During the Democrat national convention, President Clinton delivered a rousing speech where he said "Now, people ask me all the time how we got four surplus budgets in a row. What new ideas did we bring to Washington? I always give a one-word answer: Arithmetic." Clinton continued "It was a highly inconvenient thing for them in our debates that I was just a country boy from Arkansas, and I came from a place where people still thought two and two was four. It's arithmetic." This certainly begs the question, how would the Romney-Ryan hopefuls explain how we are going to cut vital social services, increase frivolous military spending, cut taxes on the rich and the poor alike and somehow, perhaps by pure happenstance, decrease the government's deficit (eventually). It simply defies arithmetic. And of course, this is all meant to lead the nation towards economic prosperity. I feel quite safe in saying that both Keynes and Hayek must be rolling in their graves.

America was once a shining city on a hill; a beacon of light to the world. But America's light has dimmed. Economically, we are no longer revered as we were globally and our citizens struggle to find the work they yearn for locally. Militarily and diplomatically, we are despised and mocked by our allies and adversaries alike. Eventually, this light may dim into obscurity; no longer visible or relevant to the outside observers. However, this light can certainly shine brighter than ever before if we take the necessary steps to rekindle it.

I believe in an America where our government mandates that the automobile manufacturers that the taxpayers saved produce cars with higher fuel efficiency so that their quality of life may be bettered; both with respect to financial and environmental sustainability. I believe in an America where our citizens are entitled to justice when they are discriminated against and deprived of the money that these same honest, hard-working Americans labored for. I believe in an America where we continually improve our infrastructure and invest in our education; an America where we understand the importance of investing in the public goods and the private goods alike. I believe in an America where our scientific research is unencumbered by the shadow of the Church. I believe in an America where our government is vehemently pro-life, characterized by leading innovative medical advancements and saving lives with stem cell research. I believe in an America where any citizen of our United States can serve in the armed forces regardless of who they choose to love in their private lives. I believe in an America where we take care of our national heroes and our ordinary civilians alike.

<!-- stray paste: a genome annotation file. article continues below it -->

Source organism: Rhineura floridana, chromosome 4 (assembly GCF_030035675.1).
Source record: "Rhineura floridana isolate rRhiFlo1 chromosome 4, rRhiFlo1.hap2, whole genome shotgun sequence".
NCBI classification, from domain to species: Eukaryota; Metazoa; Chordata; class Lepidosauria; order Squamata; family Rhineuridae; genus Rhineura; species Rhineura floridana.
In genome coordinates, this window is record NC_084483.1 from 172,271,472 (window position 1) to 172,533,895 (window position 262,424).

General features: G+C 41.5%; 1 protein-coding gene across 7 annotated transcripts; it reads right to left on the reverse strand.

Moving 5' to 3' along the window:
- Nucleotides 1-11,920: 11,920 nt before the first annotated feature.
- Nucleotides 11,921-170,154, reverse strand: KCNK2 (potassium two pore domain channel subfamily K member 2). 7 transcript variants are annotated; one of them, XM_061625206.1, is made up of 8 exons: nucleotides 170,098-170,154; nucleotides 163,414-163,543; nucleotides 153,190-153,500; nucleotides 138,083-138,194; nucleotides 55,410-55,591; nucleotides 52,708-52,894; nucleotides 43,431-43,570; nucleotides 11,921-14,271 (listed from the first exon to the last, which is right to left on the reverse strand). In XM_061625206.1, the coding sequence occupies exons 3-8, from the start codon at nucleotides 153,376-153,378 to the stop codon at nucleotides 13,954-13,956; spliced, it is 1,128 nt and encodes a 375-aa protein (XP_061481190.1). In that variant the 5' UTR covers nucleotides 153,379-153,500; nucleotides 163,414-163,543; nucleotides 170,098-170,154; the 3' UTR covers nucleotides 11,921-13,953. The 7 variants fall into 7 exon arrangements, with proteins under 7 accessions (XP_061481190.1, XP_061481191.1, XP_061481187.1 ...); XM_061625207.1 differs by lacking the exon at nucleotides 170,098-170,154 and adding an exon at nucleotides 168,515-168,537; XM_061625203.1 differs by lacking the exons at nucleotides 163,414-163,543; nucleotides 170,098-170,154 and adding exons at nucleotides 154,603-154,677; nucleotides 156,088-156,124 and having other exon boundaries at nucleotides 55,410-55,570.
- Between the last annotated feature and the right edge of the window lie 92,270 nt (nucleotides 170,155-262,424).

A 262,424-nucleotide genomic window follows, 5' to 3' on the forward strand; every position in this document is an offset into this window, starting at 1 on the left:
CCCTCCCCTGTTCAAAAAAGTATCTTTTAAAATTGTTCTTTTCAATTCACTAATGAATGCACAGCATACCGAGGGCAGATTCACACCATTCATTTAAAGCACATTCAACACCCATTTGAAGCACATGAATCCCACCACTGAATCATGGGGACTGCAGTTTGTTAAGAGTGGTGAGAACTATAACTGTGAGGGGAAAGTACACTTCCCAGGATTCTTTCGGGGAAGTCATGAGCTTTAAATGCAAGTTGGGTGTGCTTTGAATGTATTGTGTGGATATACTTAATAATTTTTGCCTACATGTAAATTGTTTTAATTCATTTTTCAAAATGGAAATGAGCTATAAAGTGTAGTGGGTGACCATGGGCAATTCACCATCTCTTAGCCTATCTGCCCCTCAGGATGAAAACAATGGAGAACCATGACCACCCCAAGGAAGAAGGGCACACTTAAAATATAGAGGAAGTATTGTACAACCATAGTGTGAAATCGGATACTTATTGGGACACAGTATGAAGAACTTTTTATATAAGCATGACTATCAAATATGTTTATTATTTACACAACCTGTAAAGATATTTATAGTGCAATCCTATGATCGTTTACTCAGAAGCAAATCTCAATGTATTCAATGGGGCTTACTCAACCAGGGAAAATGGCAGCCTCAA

There are countless examples of success that the Obama administration can proudly point to; specifically with regards to domestic policy. Whether we take President Obama's executive orders or legislative victories such as the Lily Ledbetter Fair Pay Act or the James Zadroga 9/11 Health and Compensation Act as evidence, the benefits are undeniable and appreciated by many citizens whose lives have been affected. Or perhaps the Patient Protection and Affordable Care Act (colloquially referred to as "Obamacare") which has provided thousands of uninsured and under-insured Americans with healthcare while it helped control healthcare costs, so that it remains a manageable component of the federal budget (according to the non-partisan Congressional Budget Office). Most importantly however, the Obama administration faced the very real possibility of entering a depression the likes of which the American people have never seen. With decisive action the economy was saved from falling off the metaphorical cliff; both with large scale capital mobilization, such as the American Recovery and Reinvestment Act, and more modest assistance to the small businesses of main street America, through initiatives such as the Small Business Jobs and Credit Act and the Jumpstart Our Business Startups Act.

I'm voting for President Barack Obama. Why aren't you?